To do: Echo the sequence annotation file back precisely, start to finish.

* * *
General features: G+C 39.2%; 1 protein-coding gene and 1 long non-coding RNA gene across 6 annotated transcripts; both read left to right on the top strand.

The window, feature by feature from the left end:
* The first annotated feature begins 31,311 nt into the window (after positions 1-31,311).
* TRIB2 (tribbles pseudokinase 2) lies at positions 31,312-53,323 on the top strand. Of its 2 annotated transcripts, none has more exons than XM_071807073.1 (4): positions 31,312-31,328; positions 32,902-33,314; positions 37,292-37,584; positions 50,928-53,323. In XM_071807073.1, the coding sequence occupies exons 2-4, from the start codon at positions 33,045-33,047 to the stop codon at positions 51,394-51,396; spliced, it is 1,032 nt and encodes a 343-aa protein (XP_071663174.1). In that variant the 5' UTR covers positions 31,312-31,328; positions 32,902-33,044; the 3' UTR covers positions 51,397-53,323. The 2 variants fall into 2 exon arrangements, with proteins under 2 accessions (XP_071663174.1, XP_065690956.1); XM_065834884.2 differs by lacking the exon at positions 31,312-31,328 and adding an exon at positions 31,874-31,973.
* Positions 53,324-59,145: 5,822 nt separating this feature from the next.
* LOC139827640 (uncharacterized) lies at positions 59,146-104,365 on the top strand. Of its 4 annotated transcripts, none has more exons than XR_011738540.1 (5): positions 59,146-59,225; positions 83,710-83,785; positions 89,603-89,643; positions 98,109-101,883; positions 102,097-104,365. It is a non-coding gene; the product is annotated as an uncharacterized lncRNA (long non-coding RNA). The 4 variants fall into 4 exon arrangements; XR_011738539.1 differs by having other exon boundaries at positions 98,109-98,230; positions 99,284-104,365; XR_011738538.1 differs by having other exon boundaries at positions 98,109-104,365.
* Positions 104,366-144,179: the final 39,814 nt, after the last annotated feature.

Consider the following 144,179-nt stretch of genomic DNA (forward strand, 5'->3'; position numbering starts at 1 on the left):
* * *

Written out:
General features: G+C 39.2%; 1 protein-coding gene and 1 long non-coding RNA gene across 6 annotated transcripts; both read left to right on the top strand.

The window, feature by feature from the left end:
* The first annotated feature begins 31,311 nt into the window (after positions 1-31,311).
* TRIB2 (tribbles pseudokinase 2) lies at positions 31,312-53,323 on the top strand. Of its 2 annotated transcripts, none has more exons than XM_071807073.1 (4): positions 31,312-31,328; positions 32,902-33,314; positions 37,292-37,584; positions 50,928-53,323. In XM_071807073.1, the coding sequence occupies exons 2-4, from the start codon at positions 33,045-33,047 to the stop codon at positions 51,394-51,396; spliced, it is 1,032 nt and encodes a 343-aa protein (XP_071663174.1). In that variant the 5' UTR covers positions 31,312-31,328; positions 32,902-33,044; the 3' UTR covers positions 51,397-53,323. The 2 variants fall into 2 exon arrangements, with proteins under 2 accessions (XP_071663174.1, XP_065690956.1); XM_065834884.2 differs by lacking the exon at positions 31,312-31,328 and adding an exon at positions 31,874-31,973.
* Positions 53,324-59,145: 5,822 nt separating this feature from the next.
* LOC139827640 (uncharacterized) lies at positions 59,146-104,365 on the top strand. Of its 4 annotated transcripts, none has more exons than XR_011738540.1 (5): positions 59,146-59,225; positions 83,710-83,785; positions 89,603-89,643; positions 98,109-101,883; positions 102,097-104,365. It is a non-coding gene; the product is annotated as an uncharacterized lncRNA (long non-coding RNA). The 4 variants fall into 4 exon arrangements; XR_011738539.1 differs by having other exon boundaries at positions 98,109-98,230; positions 99,284-104,365; XR_011738538.1 differs by having other exon boundaries at positions 98,109-104,365.
* Positions 104,366-144,179: the final 39,814 nt, after the last annotated feature.

Consider the following 144,179-nt stretch of genomic DNA (forward strand, 5'->3'; position numbering starts at 1 on the left):